UK arms sales to Saudi Arabia have been found unlawful – this could end the war in Yemen

Opinion piece (The Independent)
20 June 2019

The UK knew the Saudi-led coalition was bombing Yemeni civilians and yet it carried on selling arms. Why has it taken legal action to force the British government to abide by national, EU and international law?

The Saudi-led incursion into Yemen is arguably the world’s greatest humanitarian catastrophe in recent years – leaving nearly 100,000 people dead, 2 million displaced and 22 million in need of humanitarian aid, not to mention creating the worst cholera outbreak in history – and Britain has abetted it. British weapons systems and personnel are sustaining the war in Yemen.

Today the Court of Appeal ruled that the licence of billions of pounds worth of arms by Britain to Saudi Arabia for use in Yemen has been unlawful. In its judgment, the court said the British government erred in failing to assess whether the Saudi-led coalition had violated international humanitarian law during the Yemen conflict.

For now, the British government cannot grant new licences to Saudi Arabia that could be used in Yemen, and must re-evaluate its past export licence decisions based on the new judgement. The UK government will appeal the decision, but will stop licensing arms that might be used by Saudi Arabia in Yemen with immediate effect.

The decision could curtail the conflict in Yemen. It may also shape arms export policy across Europe. The war in Yemen and the humanitarian crisis is being sustained by the international arms trade, predominantly by the US, UK and France, who from 2013-2017 provided 61 per cent, 23 per cent and 3.6 per cent of Saudi arms imports respectively.

The UK has a particularly deep defence relationship with Saudi Arabia, and has become too reliant on large Saudi defence contracts as a means of supporting the British defence industry. Half of the Saudi royal air force is made up of military aircraft supplied by the UK. Britain has also sent military advisers and trainers to Saudi Arabia, and trains Saudi cadets in Britain.

It really should not have taken legal action to force the British government to abide by national, EU and international law. The EU Common Position on Arms Export Controls, which binds the UK, sets out eight criteria, including respect for human rights and international humanitarian law, against which member states must test export licences in the destination country.

Yet, while this is legally binding, there are no sanctions for failing to follow it. Not only this, but member states are free to decide how they interpret the export criteria, which they often do loosely.

The UK had ample evidence the Saudi-led coalition were violating international law. In August 2018, UN experts reported that the Yemeni, Emirati and Saudi governments were violating international human rights and humanitarian law. They pointed to the targeting of civilian spaces – weddings, funerals, markets and hospitals – by the coalition using precision-guided munitions; severe aerial and naval restrictions on humanitarian access; and arbitrary detention and torture by coalition forces.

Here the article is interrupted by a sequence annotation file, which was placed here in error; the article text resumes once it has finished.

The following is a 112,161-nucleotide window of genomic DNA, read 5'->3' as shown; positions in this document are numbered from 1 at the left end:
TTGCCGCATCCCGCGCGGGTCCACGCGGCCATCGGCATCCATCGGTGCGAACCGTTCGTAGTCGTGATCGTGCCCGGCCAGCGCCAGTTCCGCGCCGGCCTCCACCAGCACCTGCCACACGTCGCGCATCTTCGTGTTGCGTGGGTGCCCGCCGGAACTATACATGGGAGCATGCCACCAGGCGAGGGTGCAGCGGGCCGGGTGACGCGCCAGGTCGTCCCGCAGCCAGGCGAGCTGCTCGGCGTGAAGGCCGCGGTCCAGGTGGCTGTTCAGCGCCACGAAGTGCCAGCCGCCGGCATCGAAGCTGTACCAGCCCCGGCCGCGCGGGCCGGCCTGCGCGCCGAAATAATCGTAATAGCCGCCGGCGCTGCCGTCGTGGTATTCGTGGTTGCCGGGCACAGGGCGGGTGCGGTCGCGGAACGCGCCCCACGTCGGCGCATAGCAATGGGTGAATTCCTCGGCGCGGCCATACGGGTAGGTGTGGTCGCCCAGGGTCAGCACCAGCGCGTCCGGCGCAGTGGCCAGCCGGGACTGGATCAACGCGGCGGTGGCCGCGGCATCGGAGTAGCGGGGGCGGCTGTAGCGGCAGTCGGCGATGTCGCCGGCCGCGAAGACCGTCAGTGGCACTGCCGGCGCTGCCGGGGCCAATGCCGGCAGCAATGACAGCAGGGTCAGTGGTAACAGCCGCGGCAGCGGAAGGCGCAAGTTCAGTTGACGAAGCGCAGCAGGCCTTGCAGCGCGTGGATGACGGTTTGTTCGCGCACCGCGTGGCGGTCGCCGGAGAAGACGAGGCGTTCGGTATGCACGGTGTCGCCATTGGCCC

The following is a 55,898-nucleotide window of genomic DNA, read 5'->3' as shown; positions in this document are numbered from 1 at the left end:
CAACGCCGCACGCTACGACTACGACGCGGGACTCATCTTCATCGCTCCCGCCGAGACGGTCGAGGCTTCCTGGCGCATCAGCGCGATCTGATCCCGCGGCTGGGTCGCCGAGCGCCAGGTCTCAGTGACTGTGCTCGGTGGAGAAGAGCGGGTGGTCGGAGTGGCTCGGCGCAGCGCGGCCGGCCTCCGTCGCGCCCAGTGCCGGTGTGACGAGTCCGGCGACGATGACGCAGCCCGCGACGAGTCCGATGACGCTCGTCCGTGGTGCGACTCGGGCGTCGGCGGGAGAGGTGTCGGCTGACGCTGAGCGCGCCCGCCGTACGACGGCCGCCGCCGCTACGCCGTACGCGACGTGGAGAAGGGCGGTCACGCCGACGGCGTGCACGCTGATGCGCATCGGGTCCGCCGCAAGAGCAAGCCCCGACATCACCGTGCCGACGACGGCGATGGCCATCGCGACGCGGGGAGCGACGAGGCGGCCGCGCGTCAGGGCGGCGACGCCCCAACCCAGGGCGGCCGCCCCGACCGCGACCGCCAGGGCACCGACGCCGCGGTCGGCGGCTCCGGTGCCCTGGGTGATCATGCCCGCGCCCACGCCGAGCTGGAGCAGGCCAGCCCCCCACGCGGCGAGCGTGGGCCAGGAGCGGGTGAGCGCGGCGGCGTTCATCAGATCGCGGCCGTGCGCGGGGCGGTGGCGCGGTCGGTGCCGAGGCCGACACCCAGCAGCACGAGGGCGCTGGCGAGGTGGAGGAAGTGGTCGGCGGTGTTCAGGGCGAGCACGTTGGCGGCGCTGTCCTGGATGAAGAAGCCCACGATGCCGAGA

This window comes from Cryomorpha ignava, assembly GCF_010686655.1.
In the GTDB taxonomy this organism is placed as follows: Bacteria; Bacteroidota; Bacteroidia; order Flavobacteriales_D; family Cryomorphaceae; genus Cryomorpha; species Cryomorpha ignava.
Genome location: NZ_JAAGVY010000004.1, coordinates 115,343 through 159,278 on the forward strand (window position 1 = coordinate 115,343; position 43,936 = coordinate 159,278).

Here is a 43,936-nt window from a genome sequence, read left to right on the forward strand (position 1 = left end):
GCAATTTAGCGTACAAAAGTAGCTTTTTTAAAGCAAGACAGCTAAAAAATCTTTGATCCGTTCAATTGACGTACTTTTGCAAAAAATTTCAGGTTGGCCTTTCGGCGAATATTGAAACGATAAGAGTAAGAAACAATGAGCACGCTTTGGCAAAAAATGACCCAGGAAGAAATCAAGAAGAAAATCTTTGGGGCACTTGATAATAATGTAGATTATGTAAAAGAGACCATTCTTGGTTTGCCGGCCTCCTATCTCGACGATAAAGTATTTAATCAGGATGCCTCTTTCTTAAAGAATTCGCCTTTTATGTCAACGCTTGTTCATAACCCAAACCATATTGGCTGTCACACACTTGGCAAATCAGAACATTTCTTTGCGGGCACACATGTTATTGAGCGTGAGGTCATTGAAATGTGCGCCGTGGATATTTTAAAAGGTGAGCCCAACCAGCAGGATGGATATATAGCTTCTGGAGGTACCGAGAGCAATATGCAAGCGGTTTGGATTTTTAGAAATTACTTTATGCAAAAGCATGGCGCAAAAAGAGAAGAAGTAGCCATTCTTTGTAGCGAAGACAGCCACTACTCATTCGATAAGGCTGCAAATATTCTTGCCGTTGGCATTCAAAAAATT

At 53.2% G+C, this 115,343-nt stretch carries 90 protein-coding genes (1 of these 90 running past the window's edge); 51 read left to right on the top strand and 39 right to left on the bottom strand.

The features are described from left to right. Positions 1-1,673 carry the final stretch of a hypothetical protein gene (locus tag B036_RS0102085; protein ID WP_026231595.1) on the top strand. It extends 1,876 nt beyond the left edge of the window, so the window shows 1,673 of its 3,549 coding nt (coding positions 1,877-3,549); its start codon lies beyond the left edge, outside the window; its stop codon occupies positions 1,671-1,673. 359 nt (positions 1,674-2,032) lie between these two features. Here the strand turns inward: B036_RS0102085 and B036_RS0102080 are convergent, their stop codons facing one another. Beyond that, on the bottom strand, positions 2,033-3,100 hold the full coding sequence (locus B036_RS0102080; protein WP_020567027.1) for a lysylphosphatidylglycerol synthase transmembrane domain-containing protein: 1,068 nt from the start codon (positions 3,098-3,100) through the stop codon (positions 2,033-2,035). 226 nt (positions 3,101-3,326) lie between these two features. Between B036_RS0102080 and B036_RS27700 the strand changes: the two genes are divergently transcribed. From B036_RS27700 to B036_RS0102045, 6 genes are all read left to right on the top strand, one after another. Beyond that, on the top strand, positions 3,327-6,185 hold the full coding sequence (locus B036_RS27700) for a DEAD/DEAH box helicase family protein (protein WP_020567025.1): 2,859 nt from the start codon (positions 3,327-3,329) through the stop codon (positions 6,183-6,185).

More recently, a UK House of Lords committee concluded the UK government was “narrowly on the wrong side of international humanitarian law”, while the European parliament has said member states that supply weapons to the Saudi-led coalition are “in violation” of the EU Common Position on Arms Export Controls.

Yet the UK government will continue to contort itself into impossible rhetorical knots and pursue all legal means to maintain close ties with Saudi Arabia. “Our strategic partnership with Saudi Arabia helps us to keep the UK safe, to make progress on diplomatic priorities like Yemen, and to discuss frankly issues of concern,” the foreign secretary Jeremy Hunt tweeted in March. Yet evidence of Britain trying to influence Saudi Arabia to resolve the war in Yemen is thin, while supporting crown prince Mohammed bin Salman’s adventurist foreign policy undermines Europe’s security.

Other justifications for European arms exports often reeled off by European politicians also fail to stand up. The rising number of civilian casualties undermines the argument often made that the sale of western precision-guided munitions reduces the human cost. Meanwhile, the idea that the Saudi-led coalition would simply buy instead from countries like Russia or China ignores the fact their current weapons systems would not be compatible with Russian or Chinese systems, incurring delays and high costs.

The court made clear it was adjudicating purely on the basis of law, not morality. But the British government should accept it has a moral duty to restrict arms exports that will sustain this appalling human suffering. Britain restricting its arms exports might not end the conflict, but it would definitely help.

The UK restricting its arms exports could also shift policy at EU level: discomfort with exporting to the Saudis has been spreading across the continent, with some countries, notably Germany, placing restrictions on arms sales. An EU-level decision would powerfully signal a common European arms policy based upon international law, rather than a fractured approach driven by economic and political incentives.

The government’s hand has been forced by the courts. Yemenis have suffered enough: now the British government should put their wellbeing first.

Beth Oppenheim is a researcher at the Centre for European Reform.